Source: Robert Park, Voodoo Science, p. 29.  

Bad, bad science!
The rest of the lecture was the same old rant against “established” science. Radin could not abstain from several jabs at the “established” scientific community: We got the well-known swill that scientists are afraid to think outside the box, that the results were ignored, we are on the threshold of a new era, blah, blah, blah.

Radin is right in as much as the scientific communities being somewhat conservative. He completely ignores that especially young scientists, eager to make their mark, would be thrilled to do this kind of research – just think of the funding, fame and glory, should they be able to prove anything paranormal!

Alas, such fame and glory only comes with the existence of real results. So far, we have seen none.

It should be said that Radin himself admits that none of all this is proof of a Global Consciousness. He calls it “indication”.

Roger Nelson, Director of the GCP also admits that no proof has been found:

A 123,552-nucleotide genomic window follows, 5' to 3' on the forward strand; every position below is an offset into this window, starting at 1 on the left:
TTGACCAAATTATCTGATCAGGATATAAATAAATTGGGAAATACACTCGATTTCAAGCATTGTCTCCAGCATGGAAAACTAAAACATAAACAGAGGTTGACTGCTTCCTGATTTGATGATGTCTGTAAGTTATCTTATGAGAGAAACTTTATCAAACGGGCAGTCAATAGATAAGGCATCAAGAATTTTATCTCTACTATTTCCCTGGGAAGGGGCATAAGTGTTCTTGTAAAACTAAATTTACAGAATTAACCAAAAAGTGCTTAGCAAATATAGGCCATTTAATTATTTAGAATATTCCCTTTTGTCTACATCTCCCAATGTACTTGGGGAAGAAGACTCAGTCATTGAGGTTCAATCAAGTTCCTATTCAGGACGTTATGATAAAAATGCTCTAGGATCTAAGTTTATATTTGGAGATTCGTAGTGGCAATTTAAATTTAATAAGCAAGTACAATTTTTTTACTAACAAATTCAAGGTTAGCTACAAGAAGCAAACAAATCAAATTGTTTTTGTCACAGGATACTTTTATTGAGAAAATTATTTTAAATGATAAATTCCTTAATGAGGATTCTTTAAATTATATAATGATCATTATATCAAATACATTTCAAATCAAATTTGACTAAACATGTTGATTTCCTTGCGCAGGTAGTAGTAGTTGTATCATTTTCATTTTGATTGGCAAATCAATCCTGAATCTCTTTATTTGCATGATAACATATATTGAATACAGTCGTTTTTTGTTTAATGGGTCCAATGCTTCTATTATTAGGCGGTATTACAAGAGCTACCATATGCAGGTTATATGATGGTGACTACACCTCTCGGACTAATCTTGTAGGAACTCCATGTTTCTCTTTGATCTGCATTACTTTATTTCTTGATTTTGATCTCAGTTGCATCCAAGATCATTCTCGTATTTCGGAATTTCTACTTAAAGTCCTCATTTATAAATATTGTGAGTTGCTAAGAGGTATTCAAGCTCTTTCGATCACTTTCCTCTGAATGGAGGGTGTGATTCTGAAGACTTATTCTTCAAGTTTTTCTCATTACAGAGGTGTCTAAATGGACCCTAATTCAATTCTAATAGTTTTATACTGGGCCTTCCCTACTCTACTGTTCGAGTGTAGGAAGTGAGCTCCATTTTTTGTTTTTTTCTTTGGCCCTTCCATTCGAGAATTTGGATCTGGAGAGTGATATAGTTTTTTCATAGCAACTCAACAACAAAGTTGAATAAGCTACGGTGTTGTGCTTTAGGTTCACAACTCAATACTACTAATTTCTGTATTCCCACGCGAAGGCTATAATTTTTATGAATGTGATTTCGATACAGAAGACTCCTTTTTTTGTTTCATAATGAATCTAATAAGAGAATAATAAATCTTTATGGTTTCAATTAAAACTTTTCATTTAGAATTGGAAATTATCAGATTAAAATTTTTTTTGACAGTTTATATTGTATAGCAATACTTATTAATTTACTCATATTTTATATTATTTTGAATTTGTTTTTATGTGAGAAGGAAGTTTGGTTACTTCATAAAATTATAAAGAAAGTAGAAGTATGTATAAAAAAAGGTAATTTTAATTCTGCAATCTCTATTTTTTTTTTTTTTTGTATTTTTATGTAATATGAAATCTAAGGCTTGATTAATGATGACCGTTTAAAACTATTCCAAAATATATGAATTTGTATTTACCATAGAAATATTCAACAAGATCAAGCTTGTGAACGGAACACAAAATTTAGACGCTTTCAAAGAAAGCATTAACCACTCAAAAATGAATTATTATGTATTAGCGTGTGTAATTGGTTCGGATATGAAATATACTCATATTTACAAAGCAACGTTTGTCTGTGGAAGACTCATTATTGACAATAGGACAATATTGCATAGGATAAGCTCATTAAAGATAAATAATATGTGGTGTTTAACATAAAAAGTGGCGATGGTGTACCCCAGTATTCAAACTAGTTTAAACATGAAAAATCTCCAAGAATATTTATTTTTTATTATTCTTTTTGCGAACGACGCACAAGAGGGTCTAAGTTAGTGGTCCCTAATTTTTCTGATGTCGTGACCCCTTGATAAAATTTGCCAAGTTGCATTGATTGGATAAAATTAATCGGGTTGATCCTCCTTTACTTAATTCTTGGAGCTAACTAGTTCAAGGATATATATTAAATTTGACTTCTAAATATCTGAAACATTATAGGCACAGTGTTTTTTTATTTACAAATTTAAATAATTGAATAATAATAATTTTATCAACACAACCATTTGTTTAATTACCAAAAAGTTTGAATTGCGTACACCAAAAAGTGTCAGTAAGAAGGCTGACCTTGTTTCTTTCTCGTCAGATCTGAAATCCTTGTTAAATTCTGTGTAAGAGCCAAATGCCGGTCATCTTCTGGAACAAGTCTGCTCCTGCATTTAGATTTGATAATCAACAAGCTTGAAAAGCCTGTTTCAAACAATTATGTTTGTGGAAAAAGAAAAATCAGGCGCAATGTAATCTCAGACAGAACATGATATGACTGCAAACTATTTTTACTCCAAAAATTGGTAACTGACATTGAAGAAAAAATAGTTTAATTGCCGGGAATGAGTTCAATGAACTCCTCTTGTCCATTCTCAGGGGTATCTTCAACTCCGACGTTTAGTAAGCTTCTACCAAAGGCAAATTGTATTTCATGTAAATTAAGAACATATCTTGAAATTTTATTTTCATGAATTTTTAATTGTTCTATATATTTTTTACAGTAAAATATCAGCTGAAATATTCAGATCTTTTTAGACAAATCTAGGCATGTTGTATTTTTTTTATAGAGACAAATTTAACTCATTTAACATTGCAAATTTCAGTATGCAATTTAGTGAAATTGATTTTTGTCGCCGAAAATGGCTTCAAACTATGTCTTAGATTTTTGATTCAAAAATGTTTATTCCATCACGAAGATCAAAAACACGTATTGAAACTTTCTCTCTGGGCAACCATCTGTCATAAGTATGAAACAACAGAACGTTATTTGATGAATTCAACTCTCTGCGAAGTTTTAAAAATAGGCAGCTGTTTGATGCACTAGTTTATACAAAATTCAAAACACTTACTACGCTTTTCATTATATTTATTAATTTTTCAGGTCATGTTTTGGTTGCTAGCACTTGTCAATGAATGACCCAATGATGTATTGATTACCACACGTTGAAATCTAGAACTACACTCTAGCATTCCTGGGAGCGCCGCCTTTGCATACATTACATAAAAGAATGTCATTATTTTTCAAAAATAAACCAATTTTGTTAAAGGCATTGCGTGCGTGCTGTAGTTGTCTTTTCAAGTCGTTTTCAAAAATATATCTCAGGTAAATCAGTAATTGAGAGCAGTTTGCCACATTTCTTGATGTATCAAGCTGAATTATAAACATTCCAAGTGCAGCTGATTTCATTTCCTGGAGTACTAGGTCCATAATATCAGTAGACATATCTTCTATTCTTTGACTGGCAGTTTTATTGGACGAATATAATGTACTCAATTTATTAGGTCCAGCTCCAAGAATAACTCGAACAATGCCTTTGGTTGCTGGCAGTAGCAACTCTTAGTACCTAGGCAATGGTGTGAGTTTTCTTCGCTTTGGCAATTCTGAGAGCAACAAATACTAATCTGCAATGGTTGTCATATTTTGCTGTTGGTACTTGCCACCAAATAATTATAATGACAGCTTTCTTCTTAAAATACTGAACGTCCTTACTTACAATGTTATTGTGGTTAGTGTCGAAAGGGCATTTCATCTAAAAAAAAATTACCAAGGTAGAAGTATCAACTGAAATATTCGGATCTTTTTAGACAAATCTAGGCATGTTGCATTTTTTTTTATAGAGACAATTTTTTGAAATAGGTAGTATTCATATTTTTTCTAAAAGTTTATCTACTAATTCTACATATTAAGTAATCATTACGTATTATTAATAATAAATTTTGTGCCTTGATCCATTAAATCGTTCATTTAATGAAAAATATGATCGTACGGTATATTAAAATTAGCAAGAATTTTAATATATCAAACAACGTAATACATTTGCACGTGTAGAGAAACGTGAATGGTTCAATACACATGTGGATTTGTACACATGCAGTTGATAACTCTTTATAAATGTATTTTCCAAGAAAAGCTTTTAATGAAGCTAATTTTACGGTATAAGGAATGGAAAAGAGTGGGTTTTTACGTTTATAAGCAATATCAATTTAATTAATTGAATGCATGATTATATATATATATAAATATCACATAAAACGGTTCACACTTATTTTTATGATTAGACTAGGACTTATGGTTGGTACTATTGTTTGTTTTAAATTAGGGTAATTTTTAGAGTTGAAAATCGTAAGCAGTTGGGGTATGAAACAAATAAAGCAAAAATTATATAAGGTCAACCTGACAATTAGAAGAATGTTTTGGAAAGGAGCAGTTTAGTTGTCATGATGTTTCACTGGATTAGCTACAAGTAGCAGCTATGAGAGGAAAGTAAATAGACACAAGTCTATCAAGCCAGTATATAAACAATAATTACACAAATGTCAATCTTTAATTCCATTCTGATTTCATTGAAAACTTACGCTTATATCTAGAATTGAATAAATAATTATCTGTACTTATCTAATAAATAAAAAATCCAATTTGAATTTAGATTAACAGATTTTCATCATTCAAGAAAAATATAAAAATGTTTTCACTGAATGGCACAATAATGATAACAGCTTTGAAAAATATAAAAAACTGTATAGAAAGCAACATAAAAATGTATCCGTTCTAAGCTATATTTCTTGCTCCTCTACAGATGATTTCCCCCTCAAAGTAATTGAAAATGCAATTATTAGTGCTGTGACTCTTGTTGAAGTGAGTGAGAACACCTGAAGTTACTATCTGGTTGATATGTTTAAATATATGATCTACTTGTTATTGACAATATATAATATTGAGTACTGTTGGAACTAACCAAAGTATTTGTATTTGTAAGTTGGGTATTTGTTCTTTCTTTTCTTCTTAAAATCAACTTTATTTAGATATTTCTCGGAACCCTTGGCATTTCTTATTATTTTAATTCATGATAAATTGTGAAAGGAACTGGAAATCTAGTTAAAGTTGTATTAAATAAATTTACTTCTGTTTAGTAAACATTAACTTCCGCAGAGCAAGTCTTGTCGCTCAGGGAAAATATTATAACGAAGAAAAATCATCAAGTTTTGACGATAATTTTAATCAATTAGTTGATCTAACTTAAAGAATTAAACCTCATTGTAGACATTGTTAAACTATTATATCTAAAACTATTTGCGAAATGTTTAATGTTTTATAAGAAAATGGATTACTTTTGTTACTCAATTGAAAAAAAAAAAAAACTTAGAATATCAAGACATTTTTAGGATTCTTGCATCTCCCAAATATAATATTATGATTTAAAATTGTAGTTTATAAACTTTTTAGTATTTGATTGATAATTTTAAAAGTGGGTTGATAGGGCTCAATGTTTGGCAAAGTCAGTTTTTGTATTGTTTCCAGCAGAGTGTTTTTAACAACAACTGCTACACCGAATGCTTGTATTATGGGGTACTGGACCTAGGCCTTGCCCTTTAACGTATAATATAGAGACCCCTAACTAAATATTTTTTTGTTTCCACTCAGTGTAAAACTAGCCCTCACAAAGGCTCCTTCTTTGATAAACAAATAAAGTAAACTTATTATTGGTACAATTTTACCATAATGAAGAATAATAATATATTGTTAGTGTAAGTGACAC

“I want to acknowledge that I like the notion of Global Consciousness, but that this idea is really an aesthetic speculation. I don’t think we have real grounds to claim that the statistics and graphs representing the data prove the existence of a global consciousness. On the other hand, we do have strong evidence of anomalous structure in what should be random data, and clear correlations of these unexplained departures from expectation with well-defined events that are of special importance to people. The events share a common feature, namely, that they engage our attention, and draw us into a common focus.”